Articles of Association; every company has one and it is arguably its most important document, but people often aren’t aware of how they work or what they can do. Here we try and simplify it all a bit though inherently we can only scratch the surface so if you have any specific questions please see the drafting services we can provide for articles of association or get in touch with us to discuss your specific needs.
- shares and dividends;
- proceedings of directors;
- proceedings of shareholder meetings; and
- various administrative matters.
They can range from relatively simple and standard documents to very long and bespoke documents dealing with different types of share rights and decision making processes.
It is a public document which anyone can view through Companies House.
A shareholders’ agreement is not a public document and so it is sometimes used to include commercial details that the shareholders don’t want to be publicly available.
Elemental CoSec can review a company’s articles of association and advise on whether it’s sensible to update the articles.
The model articles are the most simple and straightforward of the standard articles and generally the easiest to use, although the compromise with this is that they exclude a lot of standard provisions. These articles are best suited for a company with just one shareholder or where the shareholders are not going to disagree.
Elemental CoSec’s precedent articles are designed for a company with just one shareholder, but do have provisions that can be applicable for multiple shareholders. They do not contain any minority protections and are therefore not suitable for shareholders who want to protect their rights against the others. They give the directors more discretion than the wholly owned articles.
Bespoke articles of association are almost always the best option, if you can afford them. They allow you to set out exactly the rights, obligations and procedures that the shareholders wish to have. They can also be tailored to fit with a shareholders’ agreement if needed.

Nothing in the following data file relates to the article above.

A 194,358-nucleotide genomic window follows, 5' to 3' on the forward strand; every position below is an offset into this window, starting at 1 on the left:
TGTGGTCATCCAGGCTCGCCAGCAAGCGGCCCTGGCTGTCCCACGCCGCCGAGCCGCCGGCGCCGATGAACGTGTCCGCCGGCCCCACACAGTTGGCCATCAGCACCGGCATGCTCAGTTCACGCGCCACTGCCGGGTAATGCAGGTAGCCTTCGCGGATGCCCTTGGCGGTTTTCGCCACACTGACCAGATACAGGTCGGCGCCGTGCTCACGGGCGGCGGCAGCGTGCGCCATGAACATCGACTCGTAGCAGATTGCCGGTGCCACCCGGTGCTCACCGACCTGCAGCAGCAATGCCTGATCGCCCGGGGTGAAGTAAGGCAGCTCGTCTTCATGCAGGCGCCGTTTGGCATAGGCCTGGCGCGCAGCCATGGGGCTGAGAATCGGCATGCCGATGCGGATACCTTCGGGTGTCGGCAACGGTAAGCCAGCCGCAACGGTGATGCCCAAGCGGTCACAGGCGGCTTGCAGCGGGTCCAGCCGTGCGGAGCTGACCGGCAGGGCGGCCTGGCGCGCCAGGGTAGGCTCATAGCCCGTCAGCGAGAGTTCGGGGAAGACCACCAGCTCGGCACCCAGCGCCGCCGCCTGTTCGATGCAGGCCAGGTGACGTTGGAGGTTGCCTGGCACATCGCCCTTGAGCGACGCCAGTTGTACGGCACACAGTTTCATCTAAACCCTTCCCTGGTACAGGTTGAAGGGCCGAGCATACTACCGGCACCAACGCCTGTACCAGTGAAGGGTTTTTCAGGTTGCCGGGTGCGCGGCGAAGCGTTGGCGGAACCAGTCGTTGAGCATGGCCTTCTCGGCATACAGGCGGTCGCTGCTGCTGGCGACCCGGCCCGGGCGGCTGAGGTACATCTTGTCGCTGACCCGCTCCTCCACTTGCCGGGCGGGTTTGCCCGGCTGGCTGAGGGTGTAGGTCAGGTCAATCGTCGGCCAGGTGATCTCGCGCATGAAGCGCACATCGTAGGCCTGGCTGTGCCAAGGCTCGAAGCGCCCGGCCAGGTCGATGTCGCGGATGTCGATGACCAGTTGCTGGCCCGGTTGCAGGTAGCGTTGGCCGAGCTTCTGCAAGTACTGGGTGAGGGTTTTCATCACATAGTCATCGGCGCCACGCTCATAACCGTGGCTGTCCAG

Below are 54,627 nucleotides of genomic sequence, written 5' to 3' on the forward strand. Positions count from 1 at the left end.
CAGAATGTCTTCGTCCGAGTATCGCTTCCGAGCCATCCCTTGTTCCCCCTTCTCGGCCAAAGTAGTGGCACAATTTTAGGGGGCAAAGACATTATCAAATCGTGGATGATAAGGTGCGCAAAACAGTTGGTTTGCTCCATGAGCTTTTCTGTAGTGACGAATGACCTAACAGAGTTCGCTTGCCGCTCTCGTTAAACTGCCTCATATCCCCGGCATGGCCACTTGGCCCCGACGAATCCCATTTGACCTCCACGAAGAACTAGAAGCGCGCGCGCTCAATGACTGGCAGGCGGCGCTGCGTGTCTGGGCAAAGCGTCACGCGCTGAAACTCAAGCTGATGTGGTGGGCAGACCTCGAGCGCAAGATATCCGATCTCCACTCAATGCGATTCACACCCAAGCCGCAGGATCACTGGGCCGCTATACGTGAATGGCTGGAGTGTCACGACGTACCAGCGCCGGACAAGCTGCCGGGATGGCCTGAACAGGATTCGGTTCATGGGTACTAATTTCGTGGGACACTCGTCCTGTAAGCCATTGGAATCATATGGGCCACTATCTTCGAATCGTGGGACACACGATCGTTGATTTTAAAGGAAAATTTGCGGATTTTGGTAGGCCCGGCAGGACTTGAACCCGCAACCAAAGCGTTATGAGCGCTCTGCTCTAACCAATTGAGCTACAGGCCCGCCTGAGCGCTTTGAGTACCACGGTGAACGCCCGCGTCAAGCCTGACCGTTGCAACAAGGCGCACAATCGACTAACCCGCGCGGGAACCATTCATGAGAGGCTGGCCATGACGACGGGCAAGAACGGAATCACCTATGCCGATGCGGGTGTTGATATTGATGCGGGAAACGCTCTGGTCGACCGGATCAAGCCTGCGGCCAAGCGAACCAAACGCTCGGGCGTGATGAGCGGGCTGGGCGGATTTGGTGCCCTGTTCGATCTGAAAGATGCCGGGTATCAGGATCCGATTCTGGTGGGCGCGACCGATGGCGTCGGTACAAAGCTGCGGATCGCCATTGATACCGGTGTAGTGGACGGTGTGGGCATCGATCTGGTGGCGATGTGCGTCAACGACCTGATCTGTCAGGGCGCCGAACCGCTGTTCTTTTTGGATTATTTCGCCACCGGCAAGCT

If you are unsure which articles you require or whether you need bespoke articles then please contact us as the choice of articles is one of the most important for a company.
Key terms in the Articles of Association
The model articles allow the directors to issue shares with such rights or restrictions as may be determined by ordinary resolution.
The model articles do not prohibit the directors from allotting shares so, assuming the company has only one class of shares, the directors may allot further shares.
- the articles of association exclude them;
- the company passes a special resolution excluding them;
- the shares are issued for non-cash consideration; or
- the shares are within an employees’ share scheme.
The model articles do not dis-apply the standard pre-emption rights so unless one of the other exceptions applies, the pre-emption rights will apply to any allotment.
The model articles do contain this reserve power.
The model articles allow the directors to refuse to register a transfer for any reason they see fit though they must act in the best interests of the company when doing so (and not the best interests of a particular shareholder).
- notice requirements;
- attendance and speaking rights;
- chairing of general meetings; and
- voting and proxies.
The Companies Act 2006 permits private companies to pass shareholders resolutions by written resolution (other than in relation to certain exceptions).
The model articles contain basic information about general meetings but most private companies using the model articles will use the written resolution procedure and therefore the model articles are not that detailed on general meetings.
The model articles provide that directors may make a decision:
- by majority decision where they have had a directors’ meeting; or
- by unanimity where they pass a written resolution.
The model articles provide provisions dealing with when a conflicted director can vote but are quite limited in the ability for a director’s conflict to be authorised.
The information provided in this article is intended as a general guide to assist people in understanding the main clauses of articles of association. It does not purport to be comprehensive and should not replace bespoke advice. If you are in any doubt, please speak to one of our experts.